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You sure there was zero expansion...and liquified the lungs? Small hole in-liquified internals-small hole out? Sounds more like the bullets came apart, wreaked hell on the insides, and only a piece of it existed.
I’ve shot animals that I’m sure the bullet didn’t expand as intended. Small hole in, small hole through lungs, small hole out...then they either ran a significant ways/time, or I had to put multiple rounds through them in short order before they did.
On was a .300 WinMag almost at the muzzle! So I’m sure retained velocity wasn’t the issue.:D

Disclaimer: not the same bullets as discussed in this thread.
Yep, I've seen this many times with Bergers. A piece of jacket, or two, will exit and people think it didn't expand.
 

MAF47

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As reply to Bravo4 and 257 Tony, on my experience I can tell that the exit hole of a bullet after fragmentation is normally larger than the bullet diameter. In the case quoted in my thread I just checked what happened inside the room, and did'nt find any trace of copper or lead. Consequently, the cause of the liquefied internals is to be definitely attributed to the hydroshock.
 

MAF47

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What speed did you get with the 215 and what was your COAL? Trying to figure out if it’s worthwhile to get a wsm barrel cut for my action or if my 2.95 mag length means I should just build a win mag.
I got some 2990 with comfortable pressure. COAL is approx 3.1".
 

Bravo 4

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As reply to Bravo4 and 257 Tony, on my experience I can tell that the exit hole of a bullet after fragmentation is normally larger than the bullet diameter. In the case quoted in my thread I just checked what happened inside the room, and did'nt find any trace of copper or lead. Consequently, the cause of the liquefied internals is to be definitely attributed to the hydroshock.
I can see where you’re coming from, but do you think a FMJ bullet will cause such a permanent wound cavity as to liquify the internals of an animal the size of a deer? Will they impart such hydrostatic shock? My experience with such projectiles is that unless they yaw or tumble they do not create wounds near that catastrophic. If they hit bone and cause secondary projectiles, then that’s another matter.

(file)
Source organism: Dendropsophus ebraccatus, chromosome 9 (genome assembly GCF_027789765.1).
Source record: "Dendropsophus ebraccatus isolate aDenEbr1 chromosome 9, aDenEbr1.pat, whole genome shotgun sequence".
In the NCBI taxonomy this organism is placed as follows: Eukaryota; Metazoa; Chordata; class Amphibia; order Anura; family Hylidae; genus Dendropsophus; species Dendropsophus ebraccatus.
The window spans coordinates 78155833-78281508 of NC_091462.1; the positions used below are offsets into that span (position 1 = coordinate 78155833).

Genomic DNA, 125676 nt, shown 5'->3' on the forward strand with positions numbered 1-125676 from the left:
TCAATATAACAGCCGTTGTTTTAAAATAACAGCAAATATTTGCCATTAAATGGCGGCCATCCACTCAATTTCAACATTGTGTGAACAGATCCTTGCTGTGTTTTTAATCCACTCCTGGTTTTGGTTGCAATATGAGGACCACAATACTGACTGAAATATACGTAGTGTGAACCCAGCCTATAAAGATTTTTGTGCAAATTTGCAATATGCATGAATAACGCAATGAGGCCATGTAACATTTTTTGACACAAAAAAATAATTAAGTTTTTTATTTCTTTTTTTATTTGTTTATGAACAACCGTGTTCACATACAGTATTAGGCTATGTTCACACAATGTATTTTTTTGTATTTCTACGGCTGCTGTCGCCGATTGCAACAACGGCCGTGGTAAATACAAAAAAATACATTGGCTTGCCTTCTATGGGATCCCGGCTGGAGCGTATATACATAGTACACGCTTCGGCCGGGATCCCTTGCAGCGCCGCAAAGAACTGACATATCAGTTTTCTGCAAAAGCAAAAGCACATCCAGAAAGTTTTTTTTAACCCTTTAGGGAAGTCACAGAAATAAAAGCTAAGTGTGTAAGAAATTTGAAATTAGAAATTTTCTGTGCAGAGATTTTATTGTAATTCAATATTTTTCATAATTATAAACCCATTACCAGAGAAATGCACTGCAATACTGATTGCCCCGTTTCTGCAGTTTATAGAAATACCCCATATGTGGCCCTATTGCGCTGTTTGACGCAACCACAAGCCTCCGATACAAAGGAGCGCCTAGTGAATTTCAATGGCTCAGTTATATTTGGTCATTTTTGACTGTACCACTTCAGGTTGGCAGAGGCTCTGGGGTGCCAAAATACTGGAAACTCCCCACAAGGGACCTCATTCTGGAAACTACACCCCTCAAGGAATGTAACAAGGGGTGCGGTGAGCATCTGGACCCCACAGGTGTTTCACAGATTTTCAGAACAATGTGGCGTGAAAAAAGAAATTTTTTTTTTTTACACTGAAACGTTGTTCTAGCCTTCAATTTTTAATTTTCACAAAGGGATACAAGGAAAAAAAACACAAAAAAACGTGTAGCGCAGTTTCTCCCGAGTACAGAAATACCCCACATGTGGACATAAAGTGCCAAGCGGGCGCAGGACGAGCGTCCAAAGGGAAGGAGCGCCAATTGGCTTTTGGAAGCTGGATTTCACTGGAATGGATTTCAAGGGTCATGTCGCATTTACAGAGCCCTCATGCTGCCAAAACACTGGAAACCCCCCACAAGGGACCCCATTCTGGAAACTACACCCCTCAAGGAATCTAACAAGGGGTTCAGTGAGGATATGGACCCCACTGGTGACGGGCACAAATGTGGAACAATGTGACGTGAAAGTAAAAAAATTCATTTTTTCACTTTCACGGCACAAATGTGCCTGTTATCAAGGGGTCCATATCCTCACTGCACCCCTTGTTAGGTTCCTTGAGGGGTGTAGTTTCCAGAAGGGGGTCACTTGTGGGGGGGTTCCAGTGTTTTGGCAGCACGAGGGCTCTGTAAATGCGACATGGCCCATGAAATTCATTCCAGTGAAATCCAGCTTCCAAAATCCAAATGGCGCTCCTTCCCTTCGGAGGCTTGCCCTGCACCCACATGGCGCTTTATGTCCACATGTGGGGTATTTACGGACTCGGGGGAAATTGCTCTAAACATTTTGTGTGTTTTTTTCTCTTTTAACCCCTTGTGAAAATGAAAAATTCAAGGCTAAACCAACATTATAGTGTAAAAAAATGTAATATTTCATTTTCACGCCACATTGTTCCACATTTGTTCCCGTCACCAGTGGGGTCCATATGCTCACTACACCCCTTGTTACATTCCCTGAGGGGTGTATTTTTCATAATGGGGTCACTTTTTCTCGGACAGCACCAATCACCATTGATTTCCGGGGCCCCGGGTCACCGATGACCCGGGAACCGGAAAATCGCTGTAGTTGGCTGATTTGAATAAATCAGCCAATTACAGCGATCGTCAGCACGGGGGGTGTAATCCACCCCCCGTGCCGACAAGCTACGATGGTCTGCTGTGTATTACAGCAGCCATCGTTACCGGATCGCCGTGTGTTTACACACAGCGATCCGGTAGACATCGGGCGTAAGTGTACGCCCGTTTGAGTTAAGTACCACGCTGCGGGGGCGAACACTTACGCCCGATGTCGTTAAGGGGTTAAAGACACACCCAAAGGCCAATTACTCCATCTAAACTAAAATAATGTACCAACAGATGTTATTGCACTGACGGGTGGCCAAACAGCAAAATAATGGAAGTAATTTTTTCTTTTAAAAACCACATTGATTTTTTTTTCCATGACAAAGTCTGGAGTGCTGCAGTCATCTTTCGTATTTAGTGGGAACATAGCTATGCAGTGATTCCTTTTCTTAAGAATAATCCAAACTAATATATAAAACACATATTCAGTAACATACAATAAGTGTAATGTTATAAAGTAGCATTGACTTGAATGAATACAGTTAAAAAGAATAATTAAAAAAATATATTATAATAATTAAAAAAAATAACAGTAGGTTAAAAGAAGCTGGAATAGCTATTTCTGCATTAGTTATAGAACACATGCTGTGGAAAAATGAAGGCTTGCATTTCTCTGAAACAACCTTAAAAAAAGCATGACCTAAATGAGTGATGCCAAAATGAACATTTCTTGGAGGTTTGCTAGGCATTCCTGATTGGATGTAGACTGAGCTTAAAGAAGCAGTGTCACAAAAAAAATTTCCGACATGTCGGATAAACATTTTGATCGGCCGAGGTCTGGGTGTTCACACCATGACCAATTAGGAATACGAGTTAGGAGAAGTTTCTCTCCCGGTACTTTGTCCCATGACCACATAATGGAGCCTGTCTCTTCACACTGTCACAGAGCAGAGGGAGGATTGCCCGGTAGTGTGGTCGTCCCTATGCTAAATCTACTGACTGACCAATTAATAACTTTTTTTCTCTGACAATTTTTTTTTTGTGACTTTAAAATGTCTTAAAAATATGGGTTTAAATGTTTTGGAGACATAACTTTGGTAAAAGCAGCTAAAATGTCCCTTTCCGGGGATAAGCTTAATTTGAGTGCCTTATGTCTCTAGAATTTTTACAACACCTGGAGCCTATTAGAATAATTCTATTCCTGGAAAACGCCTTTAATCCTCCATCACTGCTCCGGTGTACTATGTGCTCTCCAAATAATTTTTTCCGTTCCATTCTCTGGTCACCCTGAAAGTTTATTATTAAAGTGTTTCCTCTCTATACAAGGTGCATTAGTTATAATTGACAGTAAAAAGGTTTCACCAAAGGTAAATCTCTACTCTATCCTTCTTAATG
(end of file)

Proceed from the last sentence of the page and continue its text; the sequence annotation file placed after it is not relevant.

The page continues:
MAF47

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I can see where you’re coming from, but do you think a FMJ bullet will cause such a permanent wound cavity as to liquify the internals of an animal the size of a deer? Will they impart such hydrostatic shock? My experience with such projectiles is that unless they yaw or tumble they do not create wounds near that catastrophic. If they hit bone and cause secondary projectiles, then that’s another matter.
Yes. If you consider the effect of the projectile in the middle of the mass of the internal organs, the shock wave will disintegrate those tissues mostly composed by water.
Of course, in case of fragmentation this effect will be amplified, but the shock vawe is due basically to the bullet body. Don't you agree?
 

jmcmath

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I don’t agree, I’ve seen expanding bullets not even come close to “liquifying” a chest cavity on a deer much less a bullet that will not release an energy dump due to deformation.
 

MAF47

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I don’t agree, I’ve seen expanding bullets not even come close to “liquifying” a chest cavity on a deer much less a bullet that will not release an energy dump due to deformation.
My statement doesn't mean that the consequence of the hydroshock gets an immediate death. I just pointed out the particular situation of no expansion with a minimum energy release.
 

gillettehunter

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If a Berger doesn’t expand my first thought is what was impact velocity. Cases mentioned above that is not the issue. So next is did you use a drill or a piece of wire to check for a clogged tip? Have to check every one. A clogged tip will NOT EXPAND. Some boxes I’ve checked have over 20% that need drilled out. It has been discussed and mentioned in multiple threads on here. Don’t check and you’ll eventually get one that doesn’t expand.
Bruce
 

bigngreen

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rfurman24
I don't quite understand your statement above. I had a wore out Weatherby 300 and the stock magazine is 3.600. I had a Brux barrel installed chambered for the 300 WM and told the smith I wanted the bullet to just touch the lands with the 215 Berger loaded at 3.6. That way I could look for the sweet spot moving away from the lands. For some reason that did not happen and I have .200 jump.
You can have a Remington mag box fit to it and get a longer coal, it's the same as fitting a wyatts mag box to a Rem.